It was empty, save for the Professor of Eloquence, one Dr. Anatole Long, and a certain vagrant bluebottle which, with the native perversity of its tribe, sought out the only shut square of glass bottle-green, by way of distinction and buzzed loudly all over it. He had used it as exposition, homily, exhortation; and had even on one occasion ventured to deliver it before the Venerable the Conclave of the Sorbonne itself.

Professor Anatole sighed as he listened to the ringing shouts outside, the clatter of steel on peaceful educational stairways, and when through the open windows, by which the early roses ought to have been sending up their good smell, there came a whiff of the reek of gunpowder, the excellent Anatole felt that the devil was loose indeed.

It was the great Day of Barricades, and all Paris was in arms against the King, royal, long-descended, legitimate — and worthless. And then — then — there will be a great killing! The King is too ignorant to forgive! A noise of guns crashed, spat, and roared beneath the window which gave on to the narrow street.

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Professor Anatole rose hastily and went to the casement, worried a moment with the bar-fastening for the window on that side was never unhasped , opened it, and looked forth. Little darting, shifting groups of lads in their dingy student cloaks, were defending themselves as best they might against a detachment of the King's Royal Swiss, who, on the march from one part of the city to another, had been surprised at the head of the narrow Street of the University.

An old man had somehow been knocked down. His companion, a slim youth in a long, black cape, knelt and tried to hold up the failing head. The white beard, streaked with dark stains, lay across his knees. Now the Professor of Eloquence, though he lectured by preference concerning the virtues of peace, thought that there were limits even to these; so, grasping his staff, which had a sword concealed in the handle, of cunning Venice work, ran downstairs, and so found himself out on the street. In that short period all was changed.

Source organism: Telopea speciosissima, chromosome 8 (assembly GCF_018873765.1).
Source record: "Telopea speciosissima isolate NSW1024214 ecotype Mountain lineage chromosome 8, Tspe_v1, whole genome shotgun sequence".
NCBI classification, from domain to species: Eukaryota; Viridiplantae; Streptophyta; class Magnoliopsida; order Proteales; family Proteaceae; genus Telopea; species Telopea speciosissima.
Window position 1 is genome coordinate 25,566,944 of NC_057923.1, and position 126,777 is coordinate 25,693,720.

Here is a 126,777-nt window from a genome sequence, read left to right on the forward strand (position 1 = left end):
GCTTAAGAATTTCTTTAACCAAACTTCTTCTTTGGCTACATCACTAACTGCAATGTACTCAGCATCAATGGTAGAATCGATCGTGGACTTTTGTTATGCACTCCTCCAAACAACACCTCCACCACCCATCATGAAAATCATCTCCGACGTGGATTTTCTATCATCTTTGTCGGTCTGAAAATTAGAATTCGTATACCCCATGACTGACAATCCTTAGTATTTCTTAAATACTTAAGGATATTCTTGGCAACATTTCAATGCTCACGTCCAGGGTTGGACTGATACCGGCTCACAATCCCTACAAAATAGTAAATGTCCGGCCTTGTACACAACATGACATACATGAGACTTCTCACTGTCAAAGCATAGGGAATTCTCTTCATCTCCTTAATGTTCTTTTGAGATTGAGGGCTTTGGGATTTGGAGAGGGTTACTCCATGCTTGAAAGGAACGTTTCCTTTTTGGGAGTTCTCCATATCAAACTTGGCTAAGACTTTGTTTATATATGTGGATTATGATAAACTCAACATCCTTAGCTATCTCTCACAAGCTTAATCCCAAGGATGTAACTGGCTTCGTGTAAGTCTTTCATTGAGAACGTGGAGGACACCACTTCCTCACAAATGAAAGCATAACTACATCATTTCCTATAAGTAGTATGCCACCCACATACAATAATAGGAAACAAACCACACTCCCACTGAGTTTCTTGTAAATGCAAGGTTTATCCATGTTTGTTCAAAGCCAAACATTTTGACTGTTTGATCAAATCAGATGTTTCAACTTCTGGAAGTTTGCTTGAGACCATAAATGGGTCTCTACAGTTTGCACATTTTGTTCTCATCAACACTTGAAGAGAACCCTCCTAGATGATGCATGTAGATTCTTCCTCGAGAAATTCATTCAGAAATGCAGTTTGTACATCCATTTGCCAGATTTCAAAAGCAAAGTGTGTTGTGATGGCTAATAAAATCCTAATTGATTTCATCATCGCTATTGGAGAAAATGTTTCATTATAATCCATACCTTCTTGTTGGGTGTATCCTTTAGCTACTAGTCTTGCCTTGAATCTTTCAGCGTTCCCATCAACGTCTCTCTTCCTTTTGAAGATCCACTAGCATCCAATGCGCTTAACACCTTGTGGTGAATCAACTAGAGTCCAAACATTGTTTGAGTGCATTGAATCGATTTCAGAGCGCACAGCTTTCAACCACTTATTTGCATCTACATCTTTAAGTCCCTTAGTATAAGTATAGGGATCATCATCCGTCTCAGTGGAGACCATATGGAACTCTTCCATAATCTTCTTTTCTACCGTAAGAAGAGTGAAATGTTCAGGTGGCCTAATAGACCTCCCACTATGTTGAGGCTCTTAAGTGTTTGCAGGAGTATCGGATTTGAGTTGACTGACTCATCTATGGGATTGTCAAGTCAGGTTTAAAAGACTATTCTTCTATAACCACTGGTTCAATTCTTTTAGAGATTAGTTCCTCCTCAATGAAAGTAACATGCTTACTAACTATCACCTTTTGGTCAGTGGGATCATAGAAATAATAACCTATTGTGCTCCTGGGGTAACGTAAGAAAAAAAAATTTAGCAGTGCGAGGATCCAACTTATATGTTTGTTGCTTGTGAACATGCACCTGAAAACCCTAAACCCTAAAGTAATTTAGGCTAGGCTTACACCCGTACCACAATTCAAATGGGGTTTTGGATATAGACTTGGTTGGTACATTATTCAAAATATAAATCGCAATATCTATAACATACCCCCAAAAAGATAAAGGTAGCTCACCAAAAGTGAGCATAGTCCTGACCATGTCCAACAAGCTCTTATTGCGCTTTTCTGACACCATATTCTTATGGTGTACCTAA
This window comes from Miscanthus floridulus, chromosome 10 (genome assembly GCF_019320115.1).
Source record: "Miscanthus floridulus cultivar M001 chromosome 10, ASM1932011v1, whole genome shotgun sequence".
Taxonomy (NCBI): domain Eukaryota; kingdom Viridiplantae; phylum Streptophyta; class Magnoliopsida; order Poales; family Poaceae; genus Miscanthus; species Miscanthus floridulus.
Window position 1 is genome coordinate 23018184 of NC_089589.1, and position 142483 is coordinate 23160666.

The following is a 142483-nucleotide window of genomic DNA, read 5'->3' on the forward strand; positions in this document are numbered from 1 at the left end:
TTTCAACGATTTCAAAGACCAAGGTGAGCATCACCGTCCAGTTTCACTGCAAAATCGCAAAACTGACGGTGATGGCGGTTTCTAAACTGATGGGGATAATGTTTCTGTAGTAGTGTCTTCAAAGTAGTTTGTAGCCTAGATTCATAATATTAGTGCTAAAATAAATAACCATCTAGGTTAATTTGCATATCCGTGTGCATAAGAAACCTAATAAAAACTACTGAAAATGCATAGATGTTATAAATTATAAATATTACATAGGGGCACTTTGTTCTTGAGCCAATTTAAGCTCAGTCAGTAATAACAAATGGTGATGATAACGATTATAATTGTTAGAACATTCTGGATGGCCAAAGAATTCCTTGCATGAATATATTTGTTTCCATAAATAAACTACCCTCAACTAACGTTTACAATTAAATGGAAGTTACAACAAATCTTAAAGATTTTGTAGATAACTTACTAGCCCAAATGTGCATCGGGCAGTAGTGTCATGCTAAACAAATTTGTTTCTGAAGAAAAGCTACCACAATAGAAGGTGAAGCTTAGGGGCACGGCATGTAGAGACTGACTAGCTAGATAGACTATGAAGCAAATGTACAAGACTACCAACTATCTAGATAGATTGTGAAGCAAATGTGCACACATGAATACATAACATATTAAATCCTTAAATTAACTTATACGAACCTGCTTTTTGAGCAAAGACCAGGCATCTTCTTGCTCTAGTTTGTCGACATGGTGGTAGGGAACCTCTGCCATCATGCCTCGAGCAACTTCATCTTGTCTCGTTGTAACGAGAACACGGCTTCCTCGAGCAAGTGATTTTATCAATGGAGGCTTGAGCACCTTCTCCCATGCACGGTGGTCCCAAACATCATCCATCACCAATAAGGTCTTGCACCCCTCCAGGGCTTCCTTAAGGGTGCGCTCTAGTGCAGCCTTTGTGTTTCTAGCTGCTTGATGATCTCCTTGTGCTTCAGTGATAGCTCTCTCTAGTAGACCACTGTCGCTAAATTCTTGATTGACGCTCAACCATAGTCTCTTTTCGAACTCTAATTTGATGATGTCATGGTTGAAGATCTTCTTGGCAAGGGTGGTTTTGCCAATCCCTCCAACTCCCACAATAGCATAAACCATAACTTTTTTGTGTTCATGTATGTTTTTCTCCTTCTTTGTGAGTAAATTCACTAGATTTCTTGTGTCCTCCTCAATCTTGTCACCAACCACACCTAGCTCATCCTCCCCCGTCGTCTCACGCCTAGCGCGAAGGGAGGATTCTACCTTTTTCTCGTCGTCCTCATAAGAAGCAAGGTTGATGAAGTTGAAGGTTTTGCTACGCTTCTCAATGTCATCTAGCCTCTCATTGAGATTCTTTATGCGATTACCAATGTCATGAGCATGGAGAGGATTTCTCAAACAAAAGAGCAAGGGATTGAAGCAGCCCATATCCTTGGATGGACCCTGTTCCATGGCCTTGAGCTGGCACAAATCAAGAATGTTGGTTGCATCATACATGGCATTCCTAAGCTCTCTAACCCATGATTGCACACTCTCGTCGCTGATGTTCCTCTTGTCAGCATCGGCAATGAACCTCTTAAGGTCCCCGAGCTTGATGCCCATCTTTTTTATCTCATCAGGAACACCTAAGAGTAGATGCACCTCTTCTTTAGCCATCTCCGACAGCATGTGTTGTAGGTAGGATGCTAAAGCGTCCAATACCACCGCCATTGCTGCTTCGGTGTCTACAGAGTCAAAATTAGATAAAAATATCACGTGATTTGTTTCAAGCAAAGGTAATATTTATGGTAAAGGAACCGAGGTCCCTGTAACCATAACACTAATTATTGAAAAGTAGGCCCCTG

The Royal Swiss had moved on. The battling clerks had also vanished. The narrow Street of the University was blank save for the old man who lay there wounded on the little, knobbed cobble-stones, and the slim, cloaked youth bending over him. Professor Anatole does not remember clearly what followed.

Certain it is that he and the lad must have carried the wounded man up the narrow stair. For when Anatole came a little to himself they were, all the three of them, in his wide, bare attiring-chamber, from which it was his custom to issue forth, gowned and solemn, in the midst of an admiring hush, with the roll of his daily lecture clasped in his right hand, while he upheld the long and troublesome academic skirts with the other. But now, all suddenly, among these familiar cupboards and books of reference, he found himself with a dying man — or rather, as it seemed, a man already dead.

And, what troubled him far more, with a lad whose long hair, becoming loosened, floated down upon his shoulders, while he wept long and continuously, "Oh — oh — oh — my father! Now Professor Anatole was a wise man, a philosopher even. It was the day of mignons.